Story and photos by John Coyne

Menorca Cala Corb

Menorca In The Sun

In the swirl of European summer travel, Menorca, Spain is the calm eye of  the storm. It is not a jet-set haven or the playground of young,  swinging Europe; rather, it is an island that attracts visitors who love the sea and sand and quiet nights.

From the air, Menorca lies open like one’s palm, smooth and pink, and  crisscrossed with twisting and narrow roads that look like so many  lifelines. The island, one sees from the air, crowds its coasts.  High-rises hotel complexes and sprawling urbanizations hem in rocky  coves and patches of Mediterranean sand, leaving the interior landscape  to a few towns, miles of low, rock walls, and isolated whitewashed  farmhouses.

Where in the world is Menorca (Minorca)?

The island of Menorca lies in the Mediterranean, 130 miles off the coast of Spain. It is the northernmost island of the Balearic archipelago. Less  than 32 miles long and only nine miles wide, it has more than 100 sandy  beaches, rocky coves and tiny inlets. The abundance of warm blue water  beaches is the island’s greatest, but not, its only treasure.

Menorca Mahon


The capital, Mahón, is a city of 25,000, half the island’s population.  Mahón is an ancient fort-city, built by the Carthaginians high up on  steep cliffs.

The word ”Mahón” is  actually a corruption of Portus Magonis, the name of Hannibal’s brother  who spent the winter of 206 B.C. in Menorca.

Prize of the Med

Mahón has one of the finest deep-water anchorage in the world. The U.S.  maintained a naval base in the Port of Mahón from 1822 to 1847 where  midshipmen trained prior to the founding of Annapolis. A number of  sailors married Menorcan women and America’s first Admiral, David G. Farragut, was of Menorcan descent.

Lord Nelson sailed into the port of Mahón in 1799, arriving with a squadron  and seizing the Golden Farm, a red-brick mansion with a classical  portico that overlooked the harbor. Some accounts say that Lady Hamilton was with him during the several months he spent on Menorca, but local  historians have no record of her arrival. There is documentation,  however, that Lord Nelson wrote part of his memoirs while on the island. The Golden Farm is still visible on the cliffs overlooking the city.

Menorca Port of Mahon

In and around Mahón

Mahón has Georgian town houses and tight, narrow cobblestones streets that  twist and turn through the hills, leading from one plaza to the next.

And herein lies the town’s real pleasure — to wander aimlessly, discovering accidentally the eccentric collection of historical sights. In the  Plaza Generalísimo Franco, for example, is the Baroque church of Santa  María, built in 1748. Farther along a cobblestone side street is the  city’s most famous ruin, a section of the medieval stone fortification  walls that were erected around Mahón during the reign of King Alfonso  III, who conquered Menorca in 1287.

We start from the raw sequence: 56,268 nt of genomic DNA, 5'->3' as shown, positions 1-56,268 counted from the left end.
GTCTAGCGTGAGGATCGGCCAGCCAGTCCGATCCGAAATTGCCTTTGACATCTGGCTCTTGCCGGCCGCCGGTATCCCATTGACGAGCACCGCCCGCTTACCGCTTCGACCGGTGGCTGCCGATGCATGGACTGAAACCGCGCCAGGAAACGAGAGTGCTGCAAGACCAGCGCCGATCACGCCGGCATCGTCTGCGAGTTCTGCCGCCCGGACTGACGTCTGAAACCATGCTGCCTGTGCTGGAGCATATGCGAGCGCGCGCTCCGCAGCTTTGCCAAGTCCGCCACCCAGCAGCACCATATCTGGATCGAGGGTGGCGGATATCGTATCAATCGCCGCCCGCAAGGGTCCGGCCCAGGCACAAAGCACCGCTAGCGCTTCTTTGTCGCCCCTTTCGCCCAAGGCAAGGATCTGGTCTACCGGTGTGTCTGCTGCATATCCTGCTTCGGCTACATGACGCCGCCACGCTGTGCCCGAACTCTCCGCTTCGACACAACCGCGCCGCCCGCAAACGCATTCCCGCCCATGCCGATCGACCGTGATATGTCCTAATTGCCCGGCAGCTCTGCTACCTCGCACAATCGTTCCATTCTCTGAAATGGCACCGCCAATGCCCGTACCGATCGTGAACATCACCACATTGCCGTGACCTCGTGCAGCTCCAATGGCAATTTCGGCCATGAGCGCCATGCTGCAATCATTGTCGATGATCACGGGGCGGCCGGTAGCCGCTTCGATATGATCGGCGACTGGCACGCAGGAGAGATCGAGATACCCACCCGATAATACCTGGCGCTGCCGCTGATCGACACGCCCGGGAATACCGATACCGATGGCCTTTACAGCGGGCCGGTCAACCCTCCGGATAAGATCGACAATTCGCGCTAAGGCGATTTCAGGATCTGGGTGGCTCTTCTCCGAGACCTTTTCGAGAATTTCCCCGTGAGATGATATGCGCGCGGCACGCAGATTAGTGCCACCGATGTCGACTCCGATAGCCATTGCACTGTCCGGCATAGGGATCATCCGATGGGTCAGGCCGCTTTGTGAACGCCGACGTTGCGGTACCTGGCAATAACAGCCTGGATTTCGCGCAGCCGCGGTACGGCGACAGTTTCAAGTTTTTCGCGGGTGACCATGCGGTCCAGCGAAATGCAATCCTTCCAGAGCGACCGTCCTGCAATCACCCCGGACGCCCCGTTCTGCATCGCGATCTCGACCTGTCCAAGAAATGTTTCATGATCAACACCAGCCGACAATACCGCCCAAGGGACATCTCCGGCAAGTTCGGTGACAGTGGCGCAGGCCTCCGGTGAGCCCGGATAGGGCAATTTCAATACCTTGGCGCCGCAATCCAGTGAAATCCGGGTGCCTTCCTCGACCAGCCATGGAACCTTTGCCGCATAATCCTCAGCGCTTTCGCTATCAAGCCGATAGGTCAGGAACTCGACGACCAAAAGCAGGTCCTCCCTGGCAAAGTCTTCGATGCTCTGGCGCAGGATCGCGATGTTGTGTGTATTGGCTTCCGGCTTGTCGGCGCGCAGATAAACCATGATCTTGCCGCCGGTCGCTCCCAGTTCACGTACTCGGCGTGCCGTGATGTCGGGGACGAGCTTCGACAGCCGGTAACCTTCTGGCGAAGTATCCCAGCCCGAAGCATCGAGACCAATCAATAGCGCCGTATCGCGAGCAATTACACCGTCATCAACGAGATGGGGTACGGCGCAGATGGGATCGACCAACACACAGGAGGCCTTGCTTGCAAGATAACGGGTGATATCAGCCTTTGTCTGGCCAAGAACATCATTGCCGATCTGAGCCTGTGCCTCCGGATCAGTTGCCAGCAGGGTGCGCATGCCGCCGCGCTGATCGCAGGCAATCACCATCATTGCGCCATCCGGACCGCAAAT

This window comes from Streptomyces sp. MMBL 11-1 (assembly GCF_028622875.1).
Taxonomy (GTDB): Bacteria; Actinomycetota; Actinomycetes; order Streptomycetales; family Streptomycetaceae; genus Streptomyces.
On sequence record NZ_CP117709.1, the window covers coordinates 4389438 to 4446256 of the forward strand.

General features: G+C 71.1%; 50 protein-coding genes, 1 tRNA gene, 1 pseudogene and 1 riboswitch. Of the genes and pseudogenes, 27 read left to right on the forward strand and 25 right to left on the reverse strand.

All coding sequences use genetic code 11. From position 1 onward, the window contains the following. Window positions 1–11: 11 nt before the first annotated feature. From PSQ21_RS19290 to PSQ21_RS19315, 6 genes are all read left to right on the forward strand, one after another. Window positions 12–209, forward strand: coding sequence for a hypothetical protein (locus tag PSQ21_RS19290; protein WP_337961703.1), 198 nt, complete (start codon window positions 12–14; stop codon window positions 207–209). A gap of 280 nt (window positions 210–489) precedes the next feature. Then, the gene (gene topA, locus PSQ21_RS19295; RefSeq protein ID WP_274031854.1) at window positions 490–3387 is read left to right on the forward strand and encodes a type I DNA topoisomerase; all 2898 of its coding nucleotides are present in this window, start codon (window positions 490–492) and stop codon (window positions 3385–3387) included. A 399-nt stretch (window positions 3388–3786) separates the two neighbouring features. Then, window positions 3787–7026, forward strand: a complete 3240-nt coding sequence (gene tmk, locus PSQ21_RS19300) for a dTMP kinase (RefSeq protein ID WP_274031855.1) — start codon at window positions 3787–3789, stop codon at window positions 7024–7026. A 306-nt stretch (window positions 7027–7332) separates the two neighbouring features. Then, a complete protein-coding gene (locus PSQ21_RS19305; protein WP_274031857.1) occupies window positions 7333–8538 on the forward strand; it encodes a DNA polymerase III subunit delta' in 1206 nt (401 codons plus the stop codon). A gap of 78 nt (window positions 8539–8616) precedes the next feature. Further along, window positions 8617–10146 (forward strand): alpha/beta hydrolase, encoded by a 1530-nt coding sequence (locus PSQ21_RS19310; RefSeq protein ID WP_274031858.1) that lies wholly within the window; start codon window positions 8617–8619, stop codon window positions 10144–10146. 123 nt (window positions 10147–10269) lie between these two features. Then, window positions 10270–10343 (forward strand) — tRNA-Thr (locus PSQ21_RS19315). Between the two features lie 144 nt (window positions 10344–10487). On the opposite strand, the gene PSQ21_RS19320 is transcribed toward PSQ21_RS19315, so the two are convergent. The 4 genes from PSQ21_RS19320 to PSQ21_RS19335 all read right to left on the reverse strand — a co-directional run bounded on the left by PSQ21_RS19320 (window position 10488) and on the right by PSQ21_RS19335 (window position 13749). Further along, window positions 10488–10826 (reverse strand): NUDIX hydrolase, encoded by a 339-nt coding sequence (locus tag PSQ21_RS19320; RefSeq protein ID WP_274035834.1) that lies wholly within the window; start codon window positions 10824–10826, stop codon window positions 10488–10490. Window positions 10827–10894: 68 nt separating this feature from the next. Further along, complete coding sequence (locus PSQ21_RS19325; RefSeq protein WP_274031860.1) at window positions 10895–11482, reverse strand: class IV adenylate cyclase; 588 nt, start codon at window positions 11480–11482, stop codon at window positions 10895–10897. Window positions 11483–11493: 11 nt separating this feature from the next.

Beyond Mahón

Most of the island’s interior is farmland. The gentle, rolling hills are  dominated by large red-tile-and-whitewash houses built to overlook acres of green fields. The land has been squared off with long walls of rock, cleared from the fields and built up through centuries of manual labor. These walls stretch to all horizons in checkerboard fashion, and when  you drive the narrow back roads, you feel caught in an endless maze  until quite suddenly bright blue water comes into view. Every road in  Menorca leads eventually to the sea and the sand.

Menorca Place Reial

What to do in Menorca

I usually start my day in Mahón with café con leche and a huge sugar-dusted ensaimada pastry at the outdoor bar in the Place Reial in the center of town and  watch the small cobblestone streets fill up with British tourists.

Then I wander off to have lunch down on the port, or drive to nearby Cala  Fonts in Es Castell where I can stare at the water and enjoy a meal at  one of the half-dozen inexpensive seaside restaurants.

Menorca Son Parc Golf Course

Later in the afternoon, when the sun is less menacing, I’ll travel ten  minutes to the Son Parc golf course and play a round. The course is only nine holes and not difficult, and its setting, carved out of farmland  and pine groves, is lovely. Afterward, I might go for a swim at nearby  Son Saura beach, a smooth arc of beach in a glorious cove.

Returning to Mahón. I’ll stop at sunset down in the port and watch local fishing  boats glide silently out into the night. Also in this famous harbor are  dozens of shops and restaurant that in recent years has turned the port  into the center of the island’s night life. Two bars to visit after  midnight are Café Baixamar and Akelarre.

If you aren’t one to wander late into the night, return to Es Castell and  find Gabriel’s Bar on Cala Corb and listen to local customers sign  Spanish standards and folk songs. It is a wonderful way to end an  evening.


John Coyne’s latest novel, Long Ago & Far Away is partially set in  Menorca. Coyne has written for Travel & Leisure, Diversion, Foreign  Affairs, Smithsonian, Americana,Washingtonian, Horizons USA, Today’s  Education among other magazines. He is the author of 26 books, fiction  and non-fiction.




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